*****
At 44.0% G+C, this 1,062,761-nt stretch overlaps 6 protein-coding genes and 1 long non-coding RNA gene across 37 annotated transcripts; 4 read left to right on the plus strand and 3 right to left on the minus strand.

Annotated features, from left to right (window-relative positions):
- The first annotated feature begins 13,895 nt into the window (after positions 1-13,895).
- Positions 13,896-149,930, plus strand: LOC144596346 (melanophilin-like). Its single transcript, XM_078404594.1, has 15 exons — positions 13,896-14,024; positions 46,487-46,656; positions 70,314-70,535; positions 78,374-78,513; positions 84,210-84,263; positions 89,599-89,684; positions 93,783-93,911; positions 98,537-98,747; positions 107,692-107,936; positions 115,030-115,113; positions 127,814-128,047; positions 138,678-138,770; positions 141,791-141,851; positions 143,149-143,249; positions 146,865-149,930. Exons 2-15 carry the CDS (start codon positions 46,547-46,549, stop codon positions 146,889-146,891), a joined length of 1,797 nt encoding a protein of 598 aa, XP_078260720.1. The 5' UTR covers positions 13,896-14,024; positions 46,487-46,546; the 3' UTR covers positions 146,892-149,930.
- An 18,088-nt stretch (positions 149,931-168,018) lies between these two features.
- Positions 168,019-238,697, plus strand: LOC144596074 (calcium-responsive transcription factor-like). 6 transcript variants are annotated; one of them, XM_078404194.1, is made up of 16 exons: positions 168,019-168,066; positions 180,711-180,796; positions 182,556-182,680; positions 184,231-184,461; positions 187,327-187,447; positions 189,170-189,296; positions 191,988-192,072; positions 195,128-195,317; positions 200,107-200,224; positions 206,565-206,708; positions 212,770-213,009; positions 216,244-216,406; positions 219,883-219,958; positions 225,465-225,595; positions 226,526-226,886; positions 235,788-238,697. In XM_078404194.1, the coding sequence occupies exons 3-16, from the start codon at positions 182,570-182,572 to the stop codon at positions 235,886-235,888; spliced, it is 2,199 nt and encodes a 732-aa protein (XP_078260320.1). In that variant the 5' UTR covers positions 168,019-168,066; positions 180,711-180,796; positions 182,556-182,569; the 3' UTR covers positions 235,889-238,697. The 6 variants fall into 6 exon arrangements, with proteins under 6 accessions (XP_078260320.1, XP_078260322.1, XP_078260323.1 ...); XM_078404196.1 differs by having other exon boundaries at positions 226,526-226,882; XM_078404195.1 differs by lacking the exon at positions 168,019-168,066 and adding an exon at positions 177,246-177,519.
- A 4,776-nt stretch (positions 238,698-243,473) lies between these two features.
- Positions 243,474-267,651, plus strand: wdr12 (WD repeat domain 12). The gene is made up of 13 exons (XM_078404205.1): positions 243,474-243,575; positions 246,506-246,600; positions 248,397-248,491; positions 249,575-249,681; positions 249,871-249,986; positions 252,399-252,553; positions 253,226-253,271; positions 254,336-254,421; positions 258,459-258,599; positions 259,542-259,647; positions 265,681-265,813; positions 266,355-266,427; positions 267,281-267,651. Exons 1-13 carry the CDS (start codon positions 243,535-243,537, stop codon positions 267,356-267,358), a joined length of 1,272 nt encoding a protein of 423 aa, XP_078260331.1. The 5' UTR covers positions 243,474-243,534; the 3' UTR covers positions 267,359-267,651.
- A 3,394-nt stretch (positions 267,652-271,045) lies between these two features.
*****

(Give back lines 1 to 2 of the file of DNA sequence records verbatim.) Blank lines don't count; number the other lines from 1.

At 44.0% G+C, this 1,062,761-nt stretch overlaps 6 protein-coding genes and 1 long non-coding RNA gene across 37 annotated transcripts; 4 read left to right on the plus strand and 3 right to left on the minus strand.

Annotated features, from left to right (window-relative positions):